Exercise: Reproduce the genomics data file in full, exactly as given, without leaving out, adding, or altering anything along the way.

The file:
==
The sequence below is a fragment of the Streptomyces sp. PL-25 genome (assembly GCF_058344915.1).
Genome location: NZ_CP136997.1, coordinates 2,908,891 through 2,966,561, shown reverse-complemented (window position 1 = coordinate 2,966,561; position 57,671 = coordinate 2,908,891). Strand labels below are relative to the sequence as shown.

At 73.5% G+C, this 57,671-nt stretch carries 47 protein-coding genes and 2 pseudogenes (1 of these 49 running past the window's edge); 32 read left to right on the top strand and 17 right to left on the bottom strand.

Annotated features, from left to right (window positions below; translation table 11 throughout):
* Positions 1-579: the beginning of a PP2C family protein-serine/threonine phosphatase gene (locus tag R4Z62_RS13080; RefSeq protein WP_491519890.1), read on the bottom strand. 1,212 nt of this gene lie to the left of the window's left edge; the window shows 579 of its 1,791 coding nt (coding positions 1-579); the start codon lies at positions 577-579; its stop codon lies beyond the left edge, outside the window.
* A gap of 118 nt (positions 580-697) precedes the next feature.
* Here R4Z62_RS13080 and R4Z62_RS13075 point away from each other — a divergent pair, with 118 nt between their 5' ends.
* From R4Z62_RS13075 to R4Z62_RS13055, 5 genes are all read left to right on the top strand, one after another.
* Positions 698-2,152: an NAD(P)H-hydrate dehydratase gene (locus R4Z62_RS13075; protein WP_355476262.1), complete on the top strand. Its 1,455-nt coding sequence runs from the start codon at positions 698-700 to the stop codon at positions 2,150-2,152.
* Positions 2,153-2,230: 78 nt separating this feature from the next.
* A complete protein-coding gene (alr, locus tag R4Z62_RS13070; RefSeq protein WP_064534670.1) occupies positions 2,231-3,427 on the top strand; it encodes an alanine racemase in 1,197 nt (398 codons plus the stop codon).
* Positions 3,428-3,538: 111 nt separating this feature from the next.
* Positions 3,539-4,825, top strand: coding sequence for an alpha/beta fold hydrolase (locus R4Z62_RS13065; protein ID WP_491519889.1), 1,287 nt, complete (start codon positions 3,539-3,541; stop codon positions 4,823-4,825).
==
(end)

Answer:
The sequence below is a fragment of the Streptomyces sp. PL-25 genome (assembly GCF_058344915.1).
Genome location: NZ_CP136997.1, coordinates 2,908,891 through 2,966,561, shown reverse-complemented (window position 1 = coordinate 2,966,561; position 57,671 = coordinate 2,908,891). Strand labels below are relative to the sequence as shown.

At 73.5% G+C, this 57,671-nt stretch carries 47 protein-coding genes and 2 pseudogenes (1 of these 49 running past the window's edge); 32 read left to right on the top strand and 17 right to left on the bottom strand.

Annotated features, from left to right (window positions below; translation table 11 throughout):
* Positions 1-579: the beginning of a PP2C family protein-serine/threonine phosphatase gene (locus tag R4Z62_RS13080; RefSeq protein WP_491519890.1), read on the bottom strand. 1,212 nt of this gene lie to the left of the window's left edge; the window shows 579 of its 1,791 coding nt (coding positions 1-579); the start codon lies at positions 577-579; its stop codon lies beyond the left edge, outside the window.
* A gap of 118 nt (positions 580-697) precedes the next feature.
* Here R4Z62_RS13080 and R4Z62_RS13075 point away from each other — a divergent pair, with 118 nt between their 5' ends.
* From R4Z62_RS13075 to R4Z62_RS13055, 5 genes are all read left to right on the top strand, one after another.
* Positions 698-2,152: an NAD(P)H-hydrate dehydratase gene (locus R4Z62_RS13075; protein WP_355476262.1), complete on the top strand. Its 1,455-nt coding sequence runs from the start codon at positions 698-700 to the stop codon at positions 2,150-2,152.
* Positions 2,153-2,230: 78 nt separating this feature from the next.
* A complete protein-coding gene (alr, locus tag R4Z62_RS13070; RefSeq protein WP_064534670.1) occupies positions 2,231-3,427 on the top strand; it encodes an alanine racemase in 1,197 nt (398 codons plus the stop codon).
* Positions 3,428-3,538: 111 nt separating this feature from the next.
* Positions 3,539-4,825, top strand: coding sequence for an alpha/beta fold hydrolase (locus R4Z62_RS13065; protein ID WP_491519889.1), 1,287 nt, complete (start codon positions 3,539-3,541; stop codon positions 4,823-4,825).